Spiral Lacing in Costume
One of the most common styles of lacing in Medieval and Renaissance times was Spiral Lacing.
This style of lacing uses only one length of lace to hold a garment together and to tension the piece. This is different from crossed lacing, which can use a single lace, but both ends are used to draw the two sides being laced together.
This lacing style gives the impression of a zig-zag, across any gap between the two sides of the garment being closed.
Spiral lacing can also be used to attach a removable or changeable sleeve to a garment at the armhole. While it is only used for a few styles of garment (Elizabethan arming jacks being one style, because the sleeves wore more quickly than the bodices), it is a secure way to do this. If the holes are close enough together, spiral lacing will leave no gaps.
Examples of Spiral Lacing.
Examples of this lacing style can be found across many countries, from the 12th to the 16th century. The style seems to have fallen into less regular use from the 17th century onwards, as corsetry became more restrictive and needed the extra tension of crossed lacing to hold corsets together.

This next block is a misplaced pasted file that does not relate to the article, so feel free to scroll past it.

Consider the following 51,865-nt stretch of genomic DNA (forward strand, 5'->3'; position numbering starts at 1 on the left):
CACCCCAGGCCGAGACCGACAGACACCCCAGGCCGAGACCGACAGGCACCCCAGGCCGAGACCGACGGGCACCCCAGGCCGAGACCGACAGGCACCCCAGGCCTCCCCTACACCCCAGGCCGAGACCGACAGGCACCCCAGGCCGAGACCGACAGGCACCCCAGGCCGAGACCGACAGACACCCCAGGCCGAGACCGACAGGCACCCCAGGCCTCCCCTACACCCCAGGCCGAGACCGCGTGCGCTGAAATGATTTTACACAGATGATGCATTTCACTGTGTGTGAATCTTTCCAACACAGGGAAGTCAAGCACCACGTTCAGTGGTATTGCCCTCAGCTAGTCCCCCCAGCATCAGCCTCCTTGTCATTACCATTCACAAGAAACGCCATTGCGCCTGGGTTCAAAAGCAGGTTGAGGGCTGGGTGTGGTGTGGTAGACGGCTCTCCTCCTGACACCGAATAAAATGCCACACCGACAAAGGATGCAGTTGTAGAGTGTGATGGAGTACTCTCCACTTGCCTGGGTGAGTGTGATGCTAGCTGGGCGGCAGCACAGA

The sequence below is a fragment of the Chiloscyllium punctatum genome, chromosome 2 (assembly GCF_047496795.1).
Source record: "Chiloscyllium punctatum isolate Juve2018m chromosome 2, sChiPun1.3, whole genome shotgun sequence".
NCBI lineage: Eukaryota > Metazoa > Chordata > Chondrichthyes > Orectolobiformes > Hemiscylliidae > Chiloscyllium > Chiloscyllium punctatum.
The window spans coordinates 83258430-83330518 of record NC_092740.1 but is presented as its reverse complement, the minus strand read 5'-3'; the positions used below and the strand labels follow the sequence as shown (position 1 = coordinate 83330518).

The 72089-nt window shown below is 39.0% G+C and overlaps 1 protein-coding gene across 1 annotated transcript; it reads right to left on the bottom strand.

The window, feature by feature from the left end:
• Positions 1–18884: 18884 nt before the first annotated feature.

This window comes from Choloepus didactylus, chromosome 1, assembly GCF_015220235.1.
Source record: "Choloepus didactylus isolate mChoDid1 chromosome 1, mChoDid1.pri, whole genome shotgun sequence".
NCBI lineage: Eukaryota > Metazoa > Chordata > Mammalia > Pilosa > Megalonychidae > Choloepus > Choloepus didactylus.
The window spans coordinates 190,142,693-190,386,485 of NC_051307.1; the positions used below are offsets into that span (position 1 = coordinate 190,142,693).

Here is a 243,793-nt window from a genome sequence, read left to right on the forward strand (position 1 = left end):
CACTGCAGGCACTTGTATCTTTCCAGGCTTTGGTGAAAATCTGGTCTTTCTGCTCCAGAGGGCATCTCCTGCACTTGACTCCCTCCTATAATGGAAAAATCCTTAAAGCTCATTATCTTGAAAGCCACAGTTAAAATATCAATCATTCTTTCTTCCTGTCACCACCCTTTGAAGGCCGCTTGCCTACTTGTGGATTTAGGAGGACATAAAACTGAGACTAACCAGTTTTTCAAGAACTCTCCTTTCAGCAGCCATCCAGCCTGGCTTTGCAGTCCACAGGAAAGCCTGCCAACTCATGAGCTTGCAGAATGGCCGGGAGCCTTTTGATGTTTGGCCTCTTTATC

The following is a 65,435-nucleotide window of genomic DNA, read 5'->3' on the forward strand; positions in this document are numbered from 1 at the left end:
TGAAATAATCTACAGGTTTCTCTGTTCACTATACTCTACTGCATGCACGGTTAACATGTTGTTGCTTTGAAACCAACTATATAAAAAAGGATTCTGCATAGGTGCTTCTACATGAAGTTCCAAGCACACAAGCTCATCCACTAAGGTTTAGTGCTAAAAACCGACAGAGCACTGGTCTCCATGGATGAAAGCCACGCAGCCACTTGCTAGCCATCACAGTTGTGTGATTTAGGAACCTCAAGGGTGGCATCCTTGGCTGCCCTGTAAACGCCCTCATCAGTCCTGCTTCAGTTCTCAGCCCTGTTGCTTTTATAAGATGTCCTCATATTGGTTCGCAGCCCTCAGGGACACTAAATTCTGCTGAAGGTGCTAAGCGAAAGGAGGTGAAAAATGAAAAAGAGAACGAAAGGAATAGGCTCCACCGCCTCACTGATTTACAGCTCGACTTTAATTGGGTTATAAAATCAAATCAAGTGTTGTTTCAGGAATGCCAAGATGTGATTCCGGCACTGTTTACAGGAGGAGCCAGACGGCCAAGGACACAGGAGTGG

It may also be that the style simply fell out of fashion.
Common uses for this style are in Elizabethan bodices (all lacing placements), almost any style from the European continent in the 15th century and - most decoratively - in the wide-laced High German (Landsknecht, above left), and middle-class Flemish styles of the early 16th century (above right). They are also to be found in many 15th Century Italian paintings (below right), and in Franco-Flemish styles such as the one in the statue (below left).
How to do Spiral Lacing
Most examples of this style are seen as front, back or side-back bodice closures on both womens and mens clothing. You will need a lace 120cm long to complete the distance from waist to neckline, but will probably find that 80-90cm is sufficient to lace side-back closures (waist-to-armhole, pictured), or sleeves.
My diagram shows hole placement. It is very important to have an even number of holes in between the top and bottom pairs, because you must start and finish on the inside of the garment.
For side-back lacing, start your lace at the top (left or right - mirror for each side of the garment).
Take very careful note of your reference picture when tensioning your lace, and ask the following questions:
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